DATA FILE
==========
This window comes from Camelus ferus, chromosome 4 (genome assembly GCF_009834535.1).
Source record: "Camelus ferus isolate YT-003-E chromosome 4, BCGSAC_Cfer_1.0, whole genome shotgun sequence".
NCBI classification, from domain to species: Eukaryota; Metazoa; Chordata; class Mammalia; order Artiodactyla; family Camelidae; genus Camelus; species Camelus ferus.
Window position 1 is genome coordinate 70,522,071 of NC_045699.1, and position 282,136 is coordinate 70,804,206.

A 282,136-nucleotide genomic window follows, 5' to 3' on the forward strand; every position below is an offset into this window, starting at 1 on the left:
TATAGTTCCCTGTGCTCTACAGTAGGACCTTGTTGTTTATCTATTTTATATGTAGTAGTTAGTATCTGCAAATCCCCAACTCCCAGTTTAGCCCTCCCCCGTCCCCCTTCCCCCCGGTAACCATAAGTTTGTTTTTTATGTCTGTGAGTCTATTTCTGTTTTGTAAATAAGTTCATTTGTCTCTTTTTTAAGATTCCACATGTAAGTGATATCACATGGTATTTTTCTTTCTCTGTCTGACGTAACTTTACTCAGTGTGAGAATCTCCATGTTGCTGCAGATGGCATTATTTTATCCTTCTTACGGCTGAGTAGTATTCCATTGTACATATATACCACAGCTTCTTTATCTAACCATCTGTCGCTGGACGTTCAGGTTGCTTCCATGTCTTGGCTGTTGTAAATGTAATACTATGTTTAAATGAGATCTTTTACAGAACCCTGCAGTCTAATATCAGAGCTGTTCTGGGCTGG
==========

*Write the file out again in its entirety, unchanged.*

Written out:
This window comes from Camelus ferus, chromosome 4 (genome assembly GCF_009834535.1).
Source record: "Camelus ferus isolate YT-003-E chromosome 4, BCGSAC_Cfer_1.0, whole genome shotgun sequence".
NCBI classification, from domain to species: Eukaryota; Metazoa; Chordata; class Mammalia; order Artiodactyla; family Camelidae; genus Camelus; species Camelus ferus.
Window position 1 is genome coordinate 70,522,071 of NC_045699.1, and position 282,136 is coordinate 70,804,206.

A 282,136-nucleotide genomic window follows, 5' to 3' on the forward strand; every position below is an offset into this window, starting at 1 on the left:
TATAGTTCCCTGTGCTCTACAGTAGGACCTTGTTGTTTATCTATTTTATATGTAGTAGTTAGTATCTGCAAATCCCCAACTCCCAGTTTAGCCCTCCCCCGTCCCCCTTCCCCCCGGTAACCATAAGTTTGTTTTTTATGTCTGTGAGTCTATTTCTGTTTTGTAAATAAGTTCATTTGTCTCTTTTTTAAGATTCCACATGTAAGTGATATCACATGGTATTTTTCTTTCTCTGTCTGACGTAACTTTACTCAGTGTGAGAATCTCCATGTTGCTGCAGATGGCATTATTTTATCCTTCTTACGGCTGAGTAGTATTCCATTGTACATATATACCACAGCTTCTTTATCTAACCATCTGTCGCTGGACGTTCAGGTTGCTTCCATGTCTTGGCTGTTGTAAATGTAATACTATGTTTAAATGAGATCTTTTACAGAACCCTGCAGTCTAATATCAGAGCTGTTCTGGGCTGG